Potency and safety analysis of hemp-derived delta-9 products: The hemp vs. cannabis demarcation problem

Clinical data
ATC code
  • None
Legal status
Legal status
  • Development terminated
  • (±)-N-{1-[Bis(4-chlorophenyl)methyl]-3-azetidinyl}-N-(3,5-difluorophenyl)methanesulfonamide
CAS Number
PubChem CID
CompTox Dashboard (EPA)
Chemical and physical data
Molar mass497.38 g·mol−1
3D model (JSmol)
  • Fc1cc(cc(F)c1)N(C4CN(C(c2ccc(Cl)cc2)c3ccc(Cl)cc3)C4)S(=O)(=O)C
  • InChI=1S/C23H20Cl2F2N2O2S/c1-32(30,31)29(21-11-19(26)10-20(27)12-21)22-13-28(14-22)23(15-2-6-17(24)7-3-15)16-4-8-18(25)9-5-16/h2-12,22-23H,13-14H2,1H3

Drinabant (INN; AVE-1625) is a drug that acts as a selective CB1 receptor antagonist, which was under investigation varyingly by Sanofi-Aventis as a treatment for obesity, schizophrenia, Alzheimer's disease, Parkinson's disease, and nicotine dependence.[1][2][3] Though initially studied as a potential treatment for a variety of different medical conditions, Sanofi-Aventis eventually narrowed down the therapeutic indications of the compound to just appetite suppression. Drinabant reached phase IIb clinical trials for this purpose in the treatment of obesity but was shortly thereafter discontinued,[4] likely due to the observation of severe psychiatric side effects including anxiety, depression, and thoughts of suicide in patients treated with the now-withdrawn rimonabant, another CB1 antagonist that was also under development by Sanofi-Aventis.[5]

In late 2018, the drug was licensed by Opiant Pharmaceuticals, which intends to develop it for the treatment of acute cannabinoid overdose (ACO) as an injectable for administration in an emergency department setting. Opiant claims that ACO is most frequently linked to the ingestion of edibles containing large quantities THC and synthetic cannabinoids that are more potent and less expensive than marijuana. Edibles, sold as brownies, cookies and candies, pose particular risks for children, who often consume these by accident. There are currently no approved treatments for ACO.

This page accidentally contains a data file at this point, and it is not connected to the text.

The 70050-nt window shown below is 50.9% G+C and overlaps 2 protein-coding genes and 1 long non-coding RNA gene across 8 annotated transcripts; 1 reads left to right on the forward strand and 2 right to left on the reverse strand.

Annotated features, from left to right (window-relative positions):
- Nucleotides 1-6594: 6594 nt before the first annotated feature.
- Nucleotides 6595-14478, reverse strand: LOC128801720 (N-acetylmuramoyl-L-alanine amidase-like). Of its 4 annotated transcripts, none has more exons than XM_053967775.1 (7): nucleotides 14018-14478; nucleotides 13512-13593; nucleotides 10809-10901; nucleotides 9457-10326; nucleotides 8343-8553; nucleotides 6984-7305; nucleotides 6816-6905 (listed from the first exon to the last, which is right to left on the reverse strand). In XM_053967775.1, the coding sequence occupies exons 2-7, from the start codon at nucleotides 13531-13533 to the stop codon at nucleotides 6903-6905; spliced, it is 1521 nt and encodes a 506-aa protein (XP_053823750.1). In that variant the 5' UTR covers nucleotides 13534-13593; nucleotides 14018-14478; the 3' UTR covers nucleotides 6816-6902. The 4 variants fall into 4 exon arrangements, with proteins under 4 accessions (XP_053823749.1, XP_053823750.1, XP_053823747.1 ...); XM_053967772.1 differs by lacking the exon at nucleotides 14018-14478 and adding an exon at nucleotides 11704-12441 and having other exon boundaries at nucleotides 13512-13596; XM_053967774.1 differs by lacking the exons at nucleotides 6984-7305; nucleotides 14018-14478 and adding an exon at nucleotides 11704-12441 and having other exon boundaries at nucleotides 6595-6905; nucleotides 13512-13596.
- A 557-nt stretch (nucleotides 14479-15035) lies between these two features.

Rimonabant was also a cannabinoid developed for prescription drug use that triggered severe psychiatric side effects and was withdrawn from the market.

See also


  1. ^ Lange JH, Kruse CG (2008). "Cannabinoid CB1 receptor antagonists in therapeutic and structural perspectives". The Chemical Record. 8 (3): 156–68. doi:10.1002/tcr.20147. PMID 18563799.
  2. ^ Kwon MO, Herrling P (2005). "List of drugs in development for neurodegenerative diseases. Update September 2005". Neuro-Degenerative Diseases. 2 (2): 61–108. doi:10.1159/000089285. PMID 16909049. S2CID 2553974.
  3. ^ Gerald Litwack (14 August 2009). Anandamide. Academic Press. p. 172. ISBN 978-0-12-374782-2. Retrieved 13 May 2012.
  4. ^ Reggio, Patricia H. (2009). "Toward the design of cannabinoid CB1 receptor inverse agonists and neutral antagonists". Drug Development Research. 70 (8): 585–600. doi:10.1002/ddr.20337. ISSN 0272-4391. S2CID 83478850.
  5. ^ Lee HK, Choi EB, Pak CS (2009). "The current status and future perspectives of studies of cannabinoid receptor 1 antagonists as anti-obesity agents". Current Topics in Medicinal Chemistry. 9 (6): 482–503. doi:10.2174/156802609788897844. PMID 19689362. Archived from the original on 2013-05-22. Retrieved 2019-07-29.